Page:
Friday, February 17, 2006

...Happy Endings

Occasionally, I worry I’m too negative. Part of the cause for my concern is realizing when I look back at my life, many of my happiest and best memories are not of times where something really spectacular happened to me, but instead are memories of times when something I really didn’t like ended.

I can’t express strongly enough how much I used to dread the month-long stays I had to endure every Summer at Jewish sleepaway camp. With religious services every morning, prayers before and after every meal, mandatory Hebrew and Jewish studies classes nearly every day, swimming lessons in a freezing pool and disgusting food three meals a day, perhaps you can see why this wasn’t the most appealing way for a kid to spend his Summer. But I don’t regret having attended Summer camp, because without it I could have never experienced the euphoria of the camp session finally ending and actually getting to return home to finish off the Summer engaging in the activities I actually did enjoy – watching “Chico and the Man” reruns and catching up on all the pro wrestling storylines I had fallen behind on the previous month.

I’ll never forget the pure joy I felt after completing my last final exam my Senior year of high school; knowing I was done with the monotonous 5-day a week, 8:00AM-3:00PM public school schedule forever. Four years later I was equally ecstatic when I graduated from college, realizing I would never again have to deal with homework, essays or the constant stress of knowing there had to be *some* kind of studying I could be doing.

After working in sales at the same company for six years, I don’t think I’ve ever felt such an immense sense of relief as I did the day I gave my notice after accepting a position with a competitor. One of the most frustrating parts of working in sales is that there are always so many outstanding issues surrounding you on a daily basis – unhappy customers, products on backorder, projects gone haywire, etc. When one problem finally gets resolved there’s always another to take its place right away. While the other job didn’t ultimately work out and I actually found myself crawling back to my old company on hands and knees within a few months, the feeling I had that one day of an immense burden being lifted off my shoulders, finally having a clean slate after years of having the same nagging issues constantly haunting me is something I’ll always remember fondly.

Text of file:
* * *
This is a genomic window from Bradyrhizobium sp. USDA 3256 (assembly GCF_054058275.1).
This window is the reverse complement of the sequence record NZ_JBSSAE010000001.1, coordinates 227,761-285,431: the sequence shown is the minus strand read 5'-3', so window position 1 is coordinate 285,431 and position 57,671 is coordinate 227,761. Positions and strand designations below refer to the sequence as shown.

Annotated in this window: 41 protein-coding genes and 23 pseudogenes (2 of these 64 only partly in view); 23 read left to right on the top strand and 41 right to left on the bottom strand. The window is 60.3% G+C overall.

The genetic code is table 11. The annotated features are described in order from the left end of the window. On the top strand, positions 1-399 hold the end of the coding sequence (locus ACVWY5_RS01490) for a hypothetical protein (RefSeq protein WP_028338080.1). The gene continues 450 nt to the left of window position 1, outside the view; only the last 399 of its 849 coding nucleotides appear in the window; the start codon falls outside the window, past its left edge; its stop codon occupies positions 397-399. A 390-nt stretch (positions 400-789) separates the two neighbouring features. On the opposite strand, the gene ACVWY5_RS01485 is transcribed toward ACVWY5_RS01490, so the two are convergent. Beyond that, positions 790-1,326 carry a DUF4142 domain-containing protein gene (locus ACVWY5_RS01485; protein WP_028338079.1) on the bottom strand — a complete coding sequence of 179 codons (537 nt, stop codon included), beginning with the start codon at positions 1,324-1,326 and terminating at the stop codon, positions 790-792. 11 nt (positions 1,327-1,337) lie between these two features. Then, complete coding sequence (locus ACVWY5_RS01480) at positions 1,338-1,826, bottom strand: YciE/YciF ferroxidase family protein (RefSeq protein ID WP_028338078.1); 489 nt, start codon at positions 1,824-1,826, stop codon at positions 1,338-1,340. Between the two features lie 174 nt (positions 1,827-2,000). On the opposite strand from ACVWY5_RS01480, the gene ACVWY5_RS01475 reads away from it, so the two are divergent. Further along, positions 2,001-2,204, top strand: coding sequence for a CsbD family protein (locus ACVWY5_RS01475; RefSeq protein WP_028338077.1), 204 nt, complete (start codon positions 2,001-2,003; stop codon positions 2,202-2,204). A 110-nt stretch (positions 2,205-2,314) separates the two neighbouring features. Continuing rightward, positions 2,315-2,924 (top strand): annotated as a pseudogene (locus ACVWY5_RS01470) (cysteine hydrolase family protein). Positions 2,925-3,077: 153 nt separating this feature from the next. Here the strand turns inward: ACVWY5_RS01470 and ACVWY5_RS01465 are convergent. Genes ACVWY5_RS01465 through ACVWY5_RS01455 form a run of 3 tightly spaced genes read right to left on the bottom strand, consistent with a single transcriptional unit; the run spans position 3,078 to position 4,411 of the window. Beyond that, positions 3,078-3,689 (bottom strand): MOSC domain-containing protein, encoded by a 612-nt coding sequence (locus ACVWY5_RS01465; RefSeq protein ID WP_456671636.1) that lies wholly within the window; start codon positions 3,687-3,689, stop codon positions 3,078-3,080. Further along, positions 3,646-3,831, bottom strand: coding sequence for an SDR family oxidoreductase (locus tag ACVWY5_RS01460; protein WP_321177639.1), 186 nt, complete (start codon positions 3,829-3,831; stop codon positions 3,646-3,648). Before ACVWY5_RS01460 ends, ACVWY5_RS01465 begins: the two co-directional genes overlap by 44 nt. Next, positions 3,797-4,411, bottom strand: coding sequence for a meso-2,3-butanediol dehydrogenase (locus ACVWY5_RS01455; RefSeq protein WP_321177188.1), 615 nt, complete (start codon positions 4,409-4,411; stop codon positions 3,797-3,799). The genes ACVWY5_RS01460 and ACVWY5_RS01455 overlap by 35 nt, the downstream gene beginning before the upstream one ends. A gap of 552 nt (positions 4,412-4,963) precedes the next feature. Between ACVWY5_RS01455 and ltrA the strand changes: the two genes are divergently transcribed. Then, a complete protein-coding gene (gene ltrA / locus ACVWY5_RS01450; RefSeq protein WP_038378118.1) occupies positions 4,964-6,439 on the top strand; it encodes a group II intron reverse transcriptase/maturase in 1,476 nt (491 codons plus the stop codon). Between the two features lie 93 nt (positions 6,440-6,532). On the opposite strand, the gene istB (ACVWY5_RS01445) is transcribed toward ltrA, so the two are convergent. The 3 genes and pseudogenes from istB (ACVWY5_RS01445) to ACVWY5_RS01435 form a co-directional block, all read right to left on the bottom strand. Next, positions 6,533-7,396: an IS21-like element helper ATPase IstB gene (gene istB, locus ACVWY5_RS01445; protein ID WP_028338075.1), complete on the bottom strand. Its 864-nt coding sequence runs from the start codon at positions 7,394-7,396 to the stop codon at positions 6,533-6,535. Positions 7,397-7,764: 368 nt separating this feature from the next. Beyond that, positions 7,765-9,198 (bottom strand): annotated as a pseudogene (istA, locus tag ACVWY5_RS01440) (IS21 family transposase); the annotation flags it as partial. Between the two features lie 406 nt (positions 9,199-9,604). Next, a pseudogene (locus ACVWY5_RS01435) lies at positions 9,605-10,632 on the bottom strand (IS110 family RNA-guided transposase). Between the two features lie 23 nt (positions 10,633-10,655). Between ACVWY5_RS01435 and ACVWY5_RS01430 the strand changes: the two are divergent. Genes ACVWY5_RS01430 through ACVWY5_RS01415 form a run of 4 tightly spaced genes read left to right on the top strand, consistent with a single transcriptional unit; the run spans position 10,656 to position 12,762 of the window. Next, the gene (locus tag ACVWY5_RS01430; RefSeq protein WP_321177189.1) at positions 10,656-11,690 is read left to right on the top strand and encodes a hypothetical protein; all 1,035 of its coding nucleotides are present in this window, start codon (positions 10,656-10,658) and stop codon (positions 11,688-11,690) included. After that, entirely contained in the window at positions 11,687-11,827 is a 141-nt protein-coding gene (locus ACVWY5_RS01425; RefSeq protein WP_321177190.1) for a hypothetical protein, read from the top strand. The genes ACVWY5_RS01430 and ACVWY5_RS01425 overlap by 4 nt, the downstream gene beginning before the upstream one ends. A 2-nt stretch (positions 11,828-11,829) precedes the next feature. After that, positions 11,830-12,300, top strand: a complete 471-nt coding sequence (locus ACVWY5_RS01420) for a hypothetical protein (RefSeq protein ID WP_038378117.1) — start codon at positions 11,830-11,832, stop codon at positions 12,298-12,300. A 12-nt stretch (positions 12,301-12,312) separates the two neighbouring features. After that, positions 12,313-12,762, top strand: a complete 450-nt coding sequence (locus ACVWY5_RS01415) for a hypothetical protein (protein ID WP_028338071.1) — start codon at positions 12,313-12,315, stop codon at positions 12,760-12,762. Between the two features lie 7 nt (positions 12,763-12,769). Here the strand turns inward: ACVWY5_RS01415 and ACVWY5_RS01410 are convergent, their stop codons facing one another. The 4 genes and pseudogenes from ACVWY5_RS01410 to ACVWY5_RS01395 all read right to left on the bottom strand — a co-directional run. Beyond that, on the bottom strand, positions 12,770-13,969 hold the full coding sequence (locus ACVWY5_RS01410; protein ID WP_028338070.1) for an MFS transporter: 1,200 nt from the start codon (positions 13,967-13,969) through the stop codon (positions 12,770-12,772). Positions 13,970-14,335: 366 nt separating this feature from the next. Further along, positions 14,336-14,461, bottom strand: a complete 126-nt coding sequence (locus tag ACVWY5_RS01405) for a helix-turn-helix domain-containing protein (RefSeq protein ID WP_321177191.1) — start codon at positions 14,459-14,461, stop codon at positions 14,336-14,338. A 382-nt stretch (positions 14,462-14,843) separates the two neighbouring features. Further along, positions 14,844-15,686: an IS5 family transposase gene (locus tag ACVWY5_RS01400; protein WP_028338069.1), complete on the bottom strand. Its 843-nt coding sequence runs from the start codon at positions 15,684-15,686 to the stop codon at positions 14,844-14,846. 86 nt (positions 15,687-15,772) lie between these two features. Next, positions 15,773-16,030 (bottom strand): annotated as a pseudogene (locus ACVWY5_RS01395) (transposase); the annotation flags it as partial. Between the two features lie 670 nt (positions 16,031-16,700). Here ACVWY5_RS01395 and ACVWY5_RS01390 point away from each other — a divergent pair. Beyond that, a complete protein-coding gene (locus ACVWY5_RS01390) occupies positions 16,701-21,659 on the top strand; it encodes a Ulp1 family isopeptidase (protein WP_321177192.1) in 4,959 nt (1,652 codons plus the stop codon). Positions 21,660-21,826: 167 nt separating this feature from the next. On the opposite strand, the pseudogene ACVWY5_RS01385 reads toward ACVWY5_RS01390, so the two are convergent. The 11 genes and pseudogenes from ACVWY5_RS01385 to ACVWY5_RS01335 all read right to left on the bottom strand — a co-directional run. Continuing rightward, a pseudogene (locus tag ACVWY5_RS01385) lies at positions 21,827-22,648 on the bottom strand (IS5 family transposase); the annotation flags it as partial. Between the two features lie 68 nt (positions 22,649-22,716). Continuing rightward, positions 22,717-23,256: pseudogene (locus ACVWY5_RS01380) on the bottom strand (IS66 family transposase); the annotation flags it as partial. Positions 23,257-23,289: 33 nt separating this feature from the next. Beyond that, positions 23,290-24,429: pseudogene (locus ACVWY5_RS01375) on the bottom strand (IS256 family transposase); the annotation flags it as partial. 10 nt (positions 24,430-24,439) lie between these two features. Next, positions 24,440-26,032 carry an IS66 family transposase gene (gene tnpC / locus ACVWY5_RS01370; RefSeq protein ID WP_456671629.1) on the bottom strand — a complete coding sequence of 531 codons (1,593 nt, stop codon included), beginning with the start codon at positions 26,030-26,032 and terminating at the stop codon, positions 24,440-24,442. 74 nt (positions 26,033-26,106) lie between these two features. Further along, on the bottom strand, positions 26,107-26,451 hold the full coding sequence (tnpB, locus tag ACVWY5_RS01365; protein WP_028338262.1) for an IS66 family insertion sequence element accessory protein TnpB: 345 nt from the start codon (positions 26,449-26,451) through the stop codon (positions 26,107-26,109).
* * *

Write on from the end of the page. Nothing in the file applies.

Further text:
When I got married, sure, I was happy to commit myself permanently to someone I was wildly attracted to and to have finally found someone who accepted me and loved me despite all my faults and weaknesses. Yet I have to confess I think I was equally excited knowing I would never again have to spend such an exorbitant amount of time strategizing how I was going to get laid next.

Finally moving into our new house this past weekend after a nearly 10-month wait for construction to be completed was a wonderful moment. Not because it is truly *our* house, not one that has been already lived in by several families before us, not because every last detail of the house from the flooring to the window coverings to the countertops were all personally picked by me and my wife (as opposed to inherited from the previous owners) and not because it’s twice the size of the home we’ve been renting or the starter home we owned previously so we no longer feel cramped. No, it’s because for the foreseeable future, I will not have to go through the tortuous, miserable, backbreaking process of moving again.
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